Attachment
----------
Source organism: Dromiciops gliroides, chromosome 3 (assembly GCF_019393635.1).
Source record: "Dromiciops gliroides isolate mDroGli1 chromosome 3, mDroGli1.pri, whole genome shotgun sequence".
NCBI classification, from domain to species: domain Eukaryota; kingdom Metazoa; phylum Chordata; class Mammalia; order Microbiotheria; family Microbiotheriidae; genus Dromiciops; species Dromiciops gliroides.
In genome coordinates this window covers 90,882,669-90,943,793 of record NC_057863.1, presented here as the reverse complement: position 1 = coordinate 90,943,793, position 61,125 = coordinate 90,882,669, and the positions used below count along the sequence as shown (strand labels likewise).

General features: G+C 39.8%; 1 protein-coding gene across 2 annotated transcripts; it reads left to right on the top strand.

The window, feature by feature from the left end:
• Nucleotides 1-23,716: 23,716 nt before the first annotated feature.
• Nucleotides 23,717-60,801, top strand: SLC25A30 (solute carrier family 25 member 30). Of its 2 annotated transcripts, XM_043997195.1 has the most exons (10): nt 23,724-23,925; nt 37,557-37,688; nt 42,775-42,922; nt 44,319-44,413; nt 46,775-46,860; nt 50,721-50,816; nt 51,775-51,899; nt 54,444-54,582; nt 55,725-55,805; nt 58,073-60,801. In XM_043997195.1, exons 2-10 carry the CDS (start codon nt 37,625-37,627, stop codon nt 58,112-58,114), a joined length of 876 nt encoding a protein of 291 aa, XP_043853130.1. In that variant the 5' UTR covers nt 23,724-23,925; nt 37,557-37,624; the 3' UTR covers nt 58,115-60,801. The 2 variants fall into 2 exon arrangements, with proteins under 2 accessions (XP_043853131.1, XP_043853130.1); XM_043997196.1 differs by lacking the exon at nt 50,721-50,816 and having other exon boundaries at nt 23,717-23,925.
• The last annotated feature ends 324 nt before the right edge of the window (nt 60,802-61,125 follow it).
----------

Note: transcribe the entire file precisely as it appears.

Source organism: Dromiciops gliroides, chromosome 3 (assembly GCF_019393635.1).
Source record: "Dromiciops gliroides isolate mDroGli1 chromosome 3, mDroGli1.pri, whole genome shotgun sequence".
NCBI classification, from domain to species: domain Eukaryota; kingdom Metazoa; phylum Chordata; class Mammalia; order Microbiotheria; family Microbiotheriidae; genus Dromiciops; species Dromiciops gliroides.
In genome coordinates this window covers 90,882,669-90,943,793 of record NC_057863.1, presented here as the reverse complement: position 1 = coordinate 90,943,793, position 61,125 = coordinate 90,882,669, and the positions used below count along the sequence as shown (strand labels likewise).

General features: G+C 39.8%; 1 protein-coding gene across 2 annotated transcripts; it reads left to right on the top strand.

The window, feature by feature from the left end:
• Nucleotides 1-23,716: 23,716 nt before the first annotated feature.
• Nucleotides 23,717-60,801, top strand: SLC25A30 (solute carrier family 25 member 30). Of its 2 annotated transcripts, XM_043997195.1 has the most exons (10): nt 23,724-23,925; nt 37,557-37,688; nt 42,775-42,922; nt 44,319-44,413; nt 46,775-46,860; nt 50,721-50,816; nt 51,775-51,899; nt 54,444-54,582; nt 55,725-55,805; nt 58,073-60,801. In XM_043997195.1, exons 2-10 carry the CDS (start codon nt 37,625-37,627, stop codon nt 58,112-58,114), a joined length of 876 nt encoding a protein of 291 aa, XP_043853130.1. In that variant the 5' UTR covers nt 23,724-23,925; nt 37,557-37,624; the 3' UTR covers nt 58,115-60,801. The 2 variants fall into 2 exon arrangements, with proteins under 2 accessions (XP_043853131.1, XP_043853130.1); XM_043997196.1 differs by lacking the exon at nt 50,721-50,816 and having other exon boundaries at nt 23,717-23,925.
• The last annotated feature ends 324 nt before the right edge of the window (nt 60,802-61,125 follow it).